Hubble observes the serpentine spiral of NGC 5921

(ORDO NEWS) — The lazy spiral arms of the galaxy NGC 5921 swirl in this image taken by NASA/ESA’s Hubble Space Telescope.

This galaxy is about 80 million light-years from Earth and, like our own Milky Way galaxy, contains a prominent bar, a central linear band of stars.

Approximately half of all spiral galaxies may contain bars. These bands influence the host galaxies, fueling star formation and influencing the movement of stars and interstellar gas.

Given NGC 5921’s serpentine spiral arms, it seems fitting that the galaxy is in the constellation Serpens in the northern celestial hemisphere.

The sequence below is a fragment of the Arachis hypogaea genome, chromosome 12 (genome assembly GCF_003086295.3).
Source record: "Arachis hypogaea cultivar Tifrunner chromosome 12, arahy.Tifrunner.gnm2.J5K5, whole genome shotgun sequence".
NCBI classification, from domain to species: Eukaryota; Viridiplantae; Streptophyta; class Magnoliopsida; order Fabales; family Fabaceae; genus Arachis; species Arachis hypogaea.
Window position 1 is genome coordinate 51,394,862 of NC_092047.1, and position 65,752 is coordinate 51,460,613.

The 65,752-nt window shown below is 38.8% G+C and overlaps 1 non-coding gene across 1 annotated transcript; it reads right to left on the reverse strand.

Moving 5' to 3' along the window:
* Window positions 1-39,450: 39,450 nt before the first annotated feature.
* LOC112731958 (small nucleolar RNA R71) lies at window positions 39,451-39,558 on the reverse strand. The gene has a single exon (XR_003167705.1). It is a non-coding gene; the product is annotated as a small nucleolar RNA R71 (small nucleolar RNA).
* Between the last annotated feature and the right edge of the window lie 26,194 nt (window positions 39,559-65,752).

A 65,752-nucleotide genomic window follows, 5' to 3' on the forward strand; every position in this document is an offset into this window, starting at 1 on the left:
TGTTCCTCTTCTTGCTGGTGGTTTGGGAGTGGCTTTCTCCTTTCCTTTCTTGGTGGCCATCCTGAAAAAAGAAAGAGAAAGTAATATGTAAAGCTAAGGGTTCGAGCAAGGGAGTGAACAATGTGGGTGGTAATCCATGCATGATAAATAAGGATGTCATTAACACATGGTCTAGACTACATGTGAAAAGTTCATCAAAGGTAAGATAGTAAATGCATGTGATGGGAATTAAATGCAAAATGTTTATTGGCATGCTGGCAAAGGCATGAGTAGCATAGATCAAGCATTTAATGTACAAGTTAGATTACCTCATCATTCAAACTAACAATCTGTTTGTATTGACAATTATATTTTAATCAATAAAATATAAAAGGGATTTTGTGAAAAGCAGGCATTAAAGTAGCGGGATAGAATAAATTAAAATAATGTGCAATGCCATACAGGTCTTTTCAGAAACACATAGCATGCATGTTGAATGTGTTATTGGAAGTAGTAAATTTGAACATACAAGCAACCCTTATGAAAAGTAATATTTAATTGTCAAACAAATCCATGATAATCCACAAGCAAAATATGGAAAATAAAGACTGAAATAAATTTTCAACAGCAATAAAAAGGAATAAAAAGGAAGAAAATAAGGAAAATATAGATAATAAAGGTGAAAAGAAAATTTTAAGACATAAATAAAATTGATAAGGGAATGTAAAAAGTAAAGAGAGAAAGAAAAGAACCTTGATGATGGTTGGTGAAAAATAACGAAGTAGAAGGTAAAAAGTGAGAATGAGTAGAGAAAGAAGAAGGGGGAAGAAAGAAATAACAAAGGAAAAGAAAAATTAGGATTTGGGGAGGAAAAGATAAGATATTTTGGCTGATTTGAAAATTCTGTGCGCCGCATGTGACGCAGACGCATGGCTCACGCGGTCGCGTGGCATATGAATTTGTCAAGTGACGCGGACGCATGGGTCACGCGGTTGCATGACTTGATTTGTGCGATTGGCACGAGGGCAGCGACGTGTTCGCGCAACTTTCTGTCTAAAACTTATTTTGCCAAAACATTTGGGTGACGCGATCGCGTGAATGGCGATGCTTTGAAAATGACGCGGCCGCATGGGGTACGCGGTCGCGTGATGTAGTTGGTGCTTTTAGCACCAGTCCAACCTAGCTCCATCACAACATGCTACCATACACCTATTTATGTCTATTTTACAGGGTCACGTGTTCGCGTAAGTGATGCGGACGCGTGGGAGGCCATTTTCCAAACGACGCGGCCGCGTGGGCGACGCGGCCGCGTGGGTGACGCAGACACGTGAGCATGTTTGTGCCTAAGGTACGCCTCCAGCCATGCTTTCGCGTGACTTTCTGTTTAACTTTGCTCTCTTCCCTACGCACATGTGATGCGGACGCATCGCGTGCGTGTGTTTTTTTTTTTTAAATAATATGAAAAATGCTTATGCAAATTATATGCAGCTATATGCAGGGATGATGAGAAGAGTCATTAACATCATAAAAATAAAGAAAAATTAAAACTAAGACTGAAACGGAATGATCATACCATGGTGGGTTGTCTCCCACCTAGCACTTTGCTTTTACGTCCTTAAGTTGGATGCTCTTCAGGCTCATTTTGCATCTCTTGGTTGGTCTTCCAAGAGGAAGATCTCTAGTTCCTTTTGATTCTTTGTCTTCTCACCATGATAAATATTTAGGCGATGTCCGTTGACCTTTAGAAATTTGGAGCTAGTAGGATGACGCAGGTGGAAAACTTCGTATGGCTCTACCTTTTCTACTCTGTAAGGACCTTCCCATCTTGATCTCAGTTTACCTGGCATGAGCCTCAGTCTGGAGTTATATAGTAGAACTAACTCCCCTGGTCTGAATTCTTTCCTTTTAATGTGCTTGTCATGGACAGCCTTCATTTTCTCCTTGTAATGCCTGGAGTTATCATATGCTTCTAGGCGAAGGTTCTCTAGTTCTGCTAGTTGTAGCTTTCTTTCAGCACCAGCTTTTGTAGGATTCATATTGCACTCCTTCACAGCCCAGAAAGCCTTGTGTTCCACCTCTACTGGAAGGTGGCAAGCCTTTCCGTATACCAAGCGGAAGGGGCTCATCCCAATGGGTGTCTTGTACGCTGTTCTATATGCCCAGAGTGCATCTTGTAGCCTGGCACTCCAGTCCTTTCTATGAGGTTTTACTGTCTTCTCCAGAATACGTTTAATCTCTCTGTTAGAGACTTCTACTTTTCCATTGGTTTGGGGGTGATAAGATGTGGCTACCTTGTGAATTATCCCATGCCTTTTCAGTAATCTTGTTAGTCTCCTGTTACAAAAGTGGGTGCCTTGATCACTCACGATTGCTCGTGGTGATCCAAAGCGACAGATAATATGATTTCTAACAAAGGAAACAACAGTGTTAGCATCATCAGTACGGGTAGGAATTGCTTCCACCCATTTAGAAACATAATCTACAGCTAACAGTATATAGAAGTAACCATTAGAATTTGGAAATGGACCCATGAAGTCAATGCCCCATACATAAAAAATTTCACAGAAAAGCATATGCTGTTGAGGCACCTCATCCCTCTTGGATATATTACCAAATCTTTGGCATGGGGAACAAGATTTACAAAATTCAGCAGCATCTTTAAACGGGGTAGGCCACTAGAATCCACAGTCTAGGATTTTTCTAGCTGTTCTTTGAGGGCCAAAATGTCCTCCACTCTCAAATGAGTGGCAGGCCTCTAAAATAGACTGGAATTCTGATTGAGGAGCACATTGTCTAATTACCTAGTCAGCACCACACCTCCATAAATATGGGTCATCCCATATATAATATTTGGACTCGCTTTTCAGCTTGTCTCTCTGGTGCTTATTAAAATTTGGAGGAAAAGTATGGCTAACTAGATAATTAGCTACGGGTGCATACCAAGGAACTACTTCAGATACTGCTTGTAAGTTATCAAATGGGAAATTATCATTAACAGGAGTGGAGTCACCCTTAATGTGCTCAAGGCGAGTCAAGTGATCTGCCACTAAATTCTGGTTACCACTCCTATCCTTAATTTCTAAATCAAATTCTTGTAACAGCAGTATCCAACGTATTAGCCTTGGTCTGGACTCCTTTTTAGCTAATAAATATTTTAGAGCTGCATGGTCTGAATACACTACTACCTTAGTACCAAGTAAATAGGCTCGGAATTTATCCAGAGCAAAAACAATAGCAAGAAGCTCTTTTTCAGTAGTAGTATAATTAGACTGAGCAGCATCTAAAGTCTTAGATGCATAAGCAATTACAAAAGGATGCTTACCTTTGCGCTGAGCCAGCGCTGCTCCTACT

Ophiuchus is the only one of the 88 modern constellations that has two unrelated regions – Serpens Caput (Snake’s head) and Serpens Cauda (Snake’s tail). Ophiuchus separates these two regions.

The scientific study of this area also consisted of two parts – observations using the Hubble Wide Field Camera and the ground-based Gemini Observatory.

The two telescopes have helped astronomers better understand the relationship between galaxies like NGC 5921 and the supermassive black holes they contain.

Hubble’s contribution made it possible to determine the masses of stars in galaxies. Hubble also made measurements that helped calibrate the Gemini observations.

Together, Hubble and Gemini provided astronomers with a census of nearby supermassive black holes in a wide variety of galaxies.


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